May 18, 2024

Picking A S1 School: Look Beyond Academic Grades

(This article was first published in the New Vision on July 14, 2021)

By Conan Busingye

Parents will soon start hunting for vacancies in secondary schools for their children set to join Senior One following the release of Primary Leaving Examinations (PLE) results by the Uganda National Examinations Board this week.

The question then will be, which school will be the best for your child? What factors must one consider when choosing a secondary school?

For many parents, the top-most consideration is a school’s performance over the years. The greater the number of good grades, the better the school and vice-versa. Much as this is an important parameter, education experts say it cannot be the only one.

The state minister for higher education, Dr John Chrysostom Muyingo, says dynamics are changing and grades cannot be the only yardstick.

“The job market is changing and by the time your child graduates, a lot would have changed. Pay attention to the market trends and look for a school which offers you the skills and training which will be needed in the job market by the time he or he graduates,” he advises.

His argument is partly backed by several studies which show that new entrants in O’level and A’level will find different kinds of jobs than is currently available, when they graduate in the next 10 years.

Students in a tailoring session. Education should not only focus on grades, but also the hands and hearts

“More importantly, a child should have emotional and artificial intelligence to fit into the future job market,” adds Muyingo.

Some of the skills include proper discipline, empathy, cleanliness, time-keeping, self-drive, teamwork and commitment to excellence.

Muyingo says that at times, if you want to know the quality of people of a given school, look for the alumni. There is always some bit of their mannerism and character, which follows majority of them, even after they have left the schools.

Economics experts and teachers have argued that with the current level of unemployment in the country, there is need to give children holistic education; that which does not only focus on grades, but also the hands, heads and the heart.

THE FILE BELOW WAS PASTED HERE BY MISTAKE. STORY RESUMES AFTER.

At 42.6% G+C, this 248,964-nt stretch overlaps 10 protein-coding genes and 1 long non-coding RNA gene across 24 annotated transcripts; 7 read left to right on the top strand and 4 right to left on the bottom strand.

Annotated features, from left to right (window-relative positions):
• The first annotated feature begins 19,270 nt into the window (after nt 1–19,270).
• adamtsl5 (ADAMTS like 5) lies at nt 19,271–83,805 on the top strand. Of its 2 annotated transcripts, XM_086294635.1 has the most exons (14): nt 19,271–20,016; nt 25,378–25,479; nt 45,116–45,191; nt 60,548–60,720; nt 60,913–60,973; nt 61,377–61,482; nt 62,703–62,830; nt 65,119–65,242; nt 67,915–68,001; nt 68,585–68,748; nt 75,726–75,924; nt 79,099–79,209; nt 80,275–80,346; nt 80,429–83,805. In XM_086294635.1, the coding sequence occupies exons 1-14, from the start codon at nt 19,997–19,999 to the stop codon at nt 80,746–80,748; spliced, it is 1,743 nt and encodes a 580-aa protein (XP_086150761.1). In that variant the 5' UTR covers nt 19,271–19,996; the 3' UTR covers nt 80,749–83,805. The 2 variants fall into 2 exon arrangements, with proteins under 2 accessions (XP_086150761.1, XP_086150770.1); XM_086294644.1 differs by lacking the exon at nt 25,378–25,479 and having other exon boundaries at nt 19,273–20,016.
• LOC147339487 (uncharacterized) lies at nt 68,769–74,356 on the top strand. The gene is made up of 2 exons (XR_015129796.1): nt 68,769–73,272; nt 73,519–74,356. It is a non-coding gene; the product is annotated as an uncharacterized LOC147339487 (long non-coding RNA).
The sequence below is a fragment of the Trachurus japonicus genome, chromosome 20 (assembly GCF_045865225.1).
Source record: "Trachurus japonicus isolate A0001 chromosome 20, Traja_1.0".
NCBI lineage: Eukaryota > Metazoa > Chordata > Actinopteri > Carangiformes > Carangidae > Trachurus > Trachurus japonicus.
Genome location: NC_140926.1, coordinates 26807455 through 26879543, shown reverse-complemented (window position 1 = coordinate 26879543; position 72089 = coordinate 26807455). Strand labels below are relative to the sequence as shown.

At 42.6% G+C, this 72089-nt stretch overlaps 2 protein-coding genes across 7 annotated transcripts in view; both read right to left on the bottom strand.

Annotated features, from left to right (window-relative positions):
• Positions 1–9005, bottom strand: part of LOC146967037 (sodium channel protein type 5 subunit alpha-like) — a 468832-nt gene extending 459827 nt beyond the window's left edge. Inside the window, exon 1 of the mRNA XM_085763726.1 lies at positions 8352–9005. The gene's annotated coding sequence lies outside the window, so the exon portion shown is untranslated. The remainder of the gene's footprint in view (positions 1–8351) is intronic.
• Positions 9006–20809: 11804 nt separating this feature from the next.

The former director for basic and secondary education, Dr Yusuf Nsubuga, says there is need to invest in school activities which help build “the students’ heads, hands and hearts.” Such schools should do handwork, have a high reputation on character for staff and student or even owners, and should also be ranked highly in academic performance.

The former education minister for education and sports, Namirembe Bitamazire, says she is aware that the job markets are changing: “And it is the reason why the Government has focused on having almost every child taken to school, but also taken a move to retool and ask all teachers with low qualifications to upgrade.”

“The onus is on the parents to ensure that they take their children to schools which appreciate the direction that the Government has taken,” she adds.

Dr Lawrence Muganga, a curriculum expert and vice-chancellor for Victoria University, says secondary schools should be ready to focus on authentic and practical learning. He says teaching should not just be about the textbook knowledge, but also using the environment as a learning ground for the theoretical work taught in class.

“This explains why the Government curriculum experts are gradually planning to overhaul the overemphasis to examinations, and pay more attention to practical assessment and teaching,” he says.

He explains that authentic learning, also known as experiential learning, “This is where training of students is done through a student’s experience and is more specifically defined as ‘learning through reflection on doing.”

Schools should prepare learners with requisite skill